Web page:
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Sandy Ostrau is an experienced plein-air and studio oil painter specializing in modern landscapes and figurative work. She has developed a unique style of simplifying the subject and creating interesting color fields full of rich textures.
In this workshop, Ostrau will introduce her techniques in reductive composing and techniques for creating beautiful color harmonies and textures. Participants will also learn how using texture and line will enhance focal point and create a more interesting surface to their paintings.
Sandy will start each day with a demonstration using her techniques and then participants will experiment with these techniques on their own paintings with guidance from Ostrau.
About Sandy Ostrau:
“In my art, I take scenes of everyday life – people, places, and activities – and
reduce them to their fundamental elements. I strip away the superfluous detail
and minutiae of the moment in order to present each scenario in its essence,” Ostrau says.
At a certain point, she says, specific content is not that important or even relevant, but rather what appears to be happening, creating situations that can be observed or contemplated in more universal ways.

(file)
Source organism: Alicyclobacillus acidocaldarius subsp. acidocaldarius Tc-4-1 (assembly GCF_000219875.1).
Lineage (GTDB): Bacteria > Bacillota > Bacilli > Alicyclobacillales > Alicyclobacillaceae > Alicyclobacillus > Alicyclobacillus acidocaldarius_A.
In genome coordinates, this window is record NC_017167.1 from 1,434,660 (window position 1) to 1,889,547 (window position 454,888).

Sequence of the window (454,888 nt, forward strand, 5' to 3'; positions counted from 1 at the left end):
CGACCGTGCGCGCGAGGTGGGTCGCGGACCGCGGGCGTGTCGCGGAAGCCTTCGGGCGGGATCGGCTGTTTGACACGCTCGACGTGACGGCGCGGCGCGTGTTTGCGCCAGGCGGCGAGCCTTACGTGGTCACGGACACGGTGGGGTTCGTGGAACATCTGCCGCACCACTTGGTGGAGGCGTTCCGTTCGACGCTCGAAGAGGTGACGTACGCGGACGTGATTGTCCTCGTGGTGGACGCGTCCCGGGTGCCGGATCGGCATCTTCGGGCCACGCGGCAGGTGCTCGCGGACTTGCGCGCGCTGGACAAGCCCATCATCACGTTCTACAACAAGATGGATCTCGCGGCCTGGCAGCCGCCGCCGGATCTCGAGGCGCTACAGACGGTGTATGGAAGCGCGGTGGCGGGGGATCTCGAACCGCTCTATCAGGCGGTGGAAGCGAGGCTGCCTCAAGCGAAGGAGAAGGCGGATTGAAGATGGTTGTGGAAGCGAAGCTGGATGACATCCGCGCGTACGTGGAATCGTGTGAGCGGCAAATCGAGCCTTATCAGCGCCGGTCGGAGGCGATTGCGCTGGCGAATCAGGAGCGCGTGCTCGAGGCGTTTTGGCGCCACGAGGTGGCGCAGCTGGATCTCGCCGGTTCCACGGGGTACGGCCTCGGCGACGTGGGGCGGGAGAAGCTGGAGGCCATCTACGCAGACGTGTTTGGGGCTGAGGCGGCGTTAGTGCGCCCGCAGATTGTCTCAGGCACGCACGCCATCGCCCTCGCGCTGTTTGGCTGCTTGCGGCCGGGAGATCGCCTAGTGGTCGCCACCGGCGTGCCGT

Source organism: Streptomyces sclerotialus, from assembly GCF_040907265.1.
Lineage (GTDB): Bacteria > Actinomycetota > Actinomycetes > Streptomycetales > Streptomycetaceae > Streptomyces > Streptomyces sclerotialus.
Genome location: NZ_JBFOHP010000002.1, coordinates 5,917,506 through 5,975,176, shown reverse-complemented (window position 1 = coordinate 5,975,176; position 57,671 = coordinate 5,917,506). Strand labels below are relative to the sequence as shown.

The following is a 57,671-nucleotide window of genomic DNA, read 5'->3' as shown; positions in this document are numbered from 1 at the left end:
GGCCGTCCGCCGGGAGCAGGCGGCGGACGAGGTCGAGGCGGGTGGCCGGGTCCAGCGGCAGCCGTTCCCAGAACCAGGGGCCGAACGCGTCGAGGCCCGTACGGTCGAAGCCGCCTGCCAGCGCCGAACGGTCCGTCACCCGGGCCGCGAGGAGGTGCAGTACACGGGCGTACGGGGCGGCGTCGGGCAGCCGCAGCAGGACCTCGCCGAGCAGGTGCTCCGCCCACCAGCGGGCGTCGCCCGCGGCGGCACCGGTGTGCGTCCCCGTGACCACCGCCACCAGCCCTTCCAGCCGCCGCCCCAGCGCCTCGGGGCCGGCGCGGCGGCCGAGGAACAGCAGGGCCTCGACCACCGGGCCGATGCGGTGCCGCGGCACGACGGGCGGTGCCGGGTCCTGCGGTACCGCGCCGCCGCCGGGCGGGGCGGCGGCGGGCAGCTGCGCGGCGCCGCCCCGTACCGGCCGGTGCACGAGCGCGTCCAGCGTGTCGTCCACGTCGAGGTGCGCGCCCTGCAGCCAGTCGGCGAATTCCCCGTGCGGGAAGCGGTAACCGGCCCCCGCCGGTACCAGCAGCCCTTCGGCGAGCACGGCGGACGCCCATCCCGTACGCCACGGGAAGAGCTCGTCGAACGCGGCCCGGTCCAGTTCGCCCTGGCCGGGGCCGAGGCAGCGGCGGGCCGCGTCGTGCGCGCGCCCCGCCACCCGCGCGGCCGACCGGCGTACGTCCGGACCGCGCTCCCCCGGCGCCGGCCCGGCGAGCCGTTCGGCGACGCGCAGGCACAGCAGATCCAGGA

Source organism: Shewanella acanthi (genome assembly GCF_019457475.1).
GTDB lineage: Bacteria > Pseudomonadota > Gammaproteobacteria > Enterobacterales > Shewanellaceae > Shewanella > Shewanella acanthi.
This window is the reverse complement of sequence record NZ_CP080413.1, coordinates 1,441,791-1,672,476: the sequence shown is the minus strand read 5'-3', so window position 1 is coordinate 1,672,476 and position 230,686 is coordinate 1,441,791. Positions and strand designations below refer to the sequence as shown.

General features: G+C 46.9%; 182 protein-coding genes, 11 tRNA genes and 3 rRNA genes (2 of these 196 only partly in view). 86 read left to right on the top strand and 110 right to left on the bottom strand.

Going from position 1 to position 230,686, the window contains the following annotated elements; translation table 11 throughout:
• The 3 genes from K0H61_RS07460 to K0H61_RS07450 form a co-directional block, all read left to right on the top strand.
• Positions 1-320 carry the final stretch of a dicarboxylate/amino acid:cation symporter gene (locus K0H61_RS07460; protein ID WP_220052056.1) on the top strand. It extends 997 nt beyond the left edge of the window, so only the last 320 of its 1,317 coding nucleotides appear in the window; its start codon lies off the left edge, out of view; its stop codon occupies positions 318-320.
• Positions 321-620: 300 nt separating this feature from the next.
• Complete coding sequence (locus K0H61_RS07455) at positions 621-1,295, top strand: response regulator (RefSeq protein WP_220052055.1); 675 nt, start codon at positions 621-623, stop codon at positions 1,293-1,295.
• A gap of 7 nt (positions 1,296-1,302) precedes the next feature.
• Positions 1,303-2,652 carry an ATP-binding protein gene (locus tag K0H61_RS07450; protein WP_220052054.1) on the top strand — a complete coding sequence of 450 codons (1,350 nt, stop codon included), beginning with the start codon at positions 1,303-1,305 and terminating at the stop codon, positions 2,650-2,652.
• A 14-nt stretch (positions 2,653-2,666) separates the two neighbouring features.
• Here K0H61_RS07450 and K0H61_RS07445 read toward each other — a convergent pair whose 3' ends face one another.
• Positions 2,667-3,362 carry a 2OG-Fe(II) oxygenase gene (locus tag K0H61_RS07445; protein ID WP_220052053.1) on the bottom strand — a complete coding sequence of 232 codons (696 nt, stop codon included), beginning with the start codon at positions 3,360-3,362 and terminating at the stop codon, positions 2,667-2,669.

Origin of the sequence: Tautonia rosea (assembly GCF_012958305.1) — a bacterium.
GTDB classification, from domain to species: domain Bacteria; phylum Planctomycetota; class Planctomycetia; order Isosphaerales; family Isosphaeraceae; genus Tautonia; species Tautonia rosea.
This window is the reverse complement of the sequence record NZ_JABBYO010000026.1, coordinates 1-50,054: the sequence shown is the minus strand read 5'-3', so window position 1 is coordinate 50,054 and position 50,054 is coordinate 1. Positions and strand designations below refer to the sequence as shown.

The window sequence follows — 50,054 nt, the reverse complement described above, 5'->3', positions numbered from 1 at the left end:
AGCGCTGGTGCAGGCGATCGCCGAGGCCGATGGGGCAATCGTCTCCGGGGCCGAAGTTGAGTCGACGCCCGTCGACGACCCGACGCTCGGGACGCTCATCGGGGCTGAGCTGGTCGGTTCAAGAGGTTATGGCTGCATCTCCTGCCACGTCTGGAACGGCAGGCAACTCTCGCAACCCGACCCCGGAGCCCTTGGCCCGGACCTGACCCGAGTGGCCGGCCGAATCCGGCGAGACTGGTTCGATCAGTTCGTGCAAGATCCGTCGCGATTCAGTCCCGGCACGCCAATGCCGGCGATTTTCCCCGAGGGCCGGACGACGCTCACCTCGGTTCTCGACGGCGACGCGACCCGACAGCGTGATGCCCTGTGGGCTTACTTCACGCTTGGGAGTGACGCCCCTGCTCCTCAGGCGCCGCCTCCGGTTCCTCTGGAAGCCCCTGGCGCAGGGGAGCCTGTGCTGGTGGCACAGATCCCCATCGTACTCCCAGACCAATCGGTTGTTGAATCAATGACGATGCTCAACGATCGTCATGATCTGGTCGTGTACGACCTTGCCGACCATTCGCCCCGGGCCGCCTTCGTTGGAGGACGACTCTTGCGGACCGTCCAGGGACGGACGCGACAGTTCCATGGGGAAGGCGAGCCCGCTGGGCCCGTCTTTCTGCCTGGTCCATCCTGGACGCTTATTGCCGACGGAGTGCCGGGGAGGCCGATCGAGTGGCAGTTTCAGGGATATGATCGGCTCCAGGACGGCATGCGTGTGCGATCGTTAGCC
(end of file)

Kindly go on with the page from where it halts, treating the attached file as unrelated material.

Ostrau says this sense of ambiguity or vagueness allows for a range of interpretations and assumptions for viewers to perhaps add their own content, emotions or undercurrents, overlaying what they think is happening with their own explanations.
To heighten viewer engagement, Ostrau says she uses texture to create a sense of dimensionality, a perception of three dimensions in two, thereby inviting viewers to “step into” each composition as if they were actually there and to participate in their own narratives.
“Many of my paintings invoke feelings of solitude or even loneliness. The figures
appear connected but often seem to be looking away from one another, absorbed in their own lives and stories, perhaps occasionally connecting,
perhaps not – like strangers in the same scene,” Ostrau explains. “At other times, figures seem to be waiting for someone to arrive or for an activity to begin, anticipating a meeting or a reunion, for instance.”
Whatever the circumstances, she says, there’s always an outcome awaiting discovery. “The ways I express feelings of solitude or disconnectedness in my open-ended plot lines are based on my own introspective moments as well as on
assumptions about the subjects in my compositions.”
With her ever-present sketchbook, Ostrau observes alone, recording actions and interactions at a distance, working with whatever she can see, taking what little information is available and imagining the rest.
“So much is unclear, uncertain and not possible to observe. Blending in the settings – the trees, water, and other surroundings – I translate my observations into paintings, which in turn become the stories, stories we can either share with one another or ponder in our own unique and personal ways.”